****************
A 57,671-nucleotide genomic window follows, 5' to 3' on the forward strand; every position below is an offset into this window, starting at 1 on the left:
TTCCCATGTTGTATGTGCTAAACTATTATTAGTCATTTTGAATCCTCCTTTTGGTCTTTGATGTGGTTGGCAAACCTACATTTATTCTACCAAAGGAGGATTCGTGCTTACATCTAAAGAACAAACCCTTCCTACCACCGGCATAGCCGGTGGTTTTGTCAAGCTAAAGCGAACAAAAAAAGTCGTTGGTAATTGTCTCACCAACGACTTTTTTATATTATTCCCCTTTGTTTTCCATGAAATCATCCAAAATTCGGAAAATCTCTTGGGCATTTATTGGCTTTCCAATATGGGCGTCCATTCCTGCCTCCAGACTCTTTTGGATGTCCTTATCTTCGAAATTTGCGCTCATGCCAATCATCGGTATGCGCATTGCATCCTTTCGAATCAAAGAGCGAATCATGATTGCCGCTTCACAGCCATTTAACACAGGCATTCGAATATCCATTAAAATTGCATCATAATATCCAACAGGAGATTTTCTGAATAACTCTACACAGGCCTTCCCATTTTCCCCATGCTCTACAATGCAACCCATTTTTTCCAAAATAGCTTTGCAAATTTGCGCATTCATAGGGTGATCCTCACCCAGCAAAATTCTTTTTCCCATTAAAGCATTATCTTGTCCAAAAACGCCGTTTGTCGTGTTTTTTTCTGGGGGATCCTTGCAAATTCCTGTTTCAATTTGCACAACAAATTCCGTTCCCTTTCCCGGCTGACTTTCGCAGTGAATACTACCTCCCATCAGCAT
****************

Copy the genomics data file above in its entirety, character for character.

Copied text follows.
A 57,671-nucleotide genomic window follows, 5' to 3' on the forward strand; every position below is an offset into this window, starting at 1 on the left:
TTCCCATGTTGTATGTGCTAAACTATTATTAGTCATTTTGAATCCTCCTTTTGGTCTTTGATGTGGTTGGCAAACCTACATTTATTCTACCAAAGGAGGATTCGTGCTTACATCTAAAGAACAAACCCTTCCTACCACCGGCATAGCCGGTGGTTTTGTCAAGCTAAAGCGAACAAAAAAAGTCGTTGGTAATTGTCTCACCAACGACTTTTTTATATTATTCCCCTTTGTTTTCCATGAAATCATCCAAAATTCGGAAAATCTCTTGGGCATTTATTGGCTTTCCAATATGGGCGTCCATTCCTGCCTCCAGACTCTTTTGGATGTCCTTATCTTCGAAATTTGCGCTCATGCCAATCATCGGTATGCGCATTGCATCCTTTCGAATCAAAGAGCGAATCATGATTGCCGCTTCACAGCCATTTAACACAGGCATTCGAATATCCATTAAAATTGCATCATAATATCCAACAGGAGATTTTCTGAATAACTCTACACAGGCCTTCCCATTTTCCCCATGCTCTACAATGCAACCCATTTTTTCCAAAATAGCTTTGCAAATTTGCGCATTCATAGGGTGATCCTCACCCAGCAAAATTCTTTTTCCCATTAAAGCATTATCTTGTCCAAAAACGCCGTTTGTCGTGTTTTTTTCTGGGGGATCCTTGCAAATTCCTGTTTCAATTTGCACAACAAATTCCGTTCCCTTTCCCGGCTGACTTTCGCAGTGAATACTACCTCCCATCAGCAT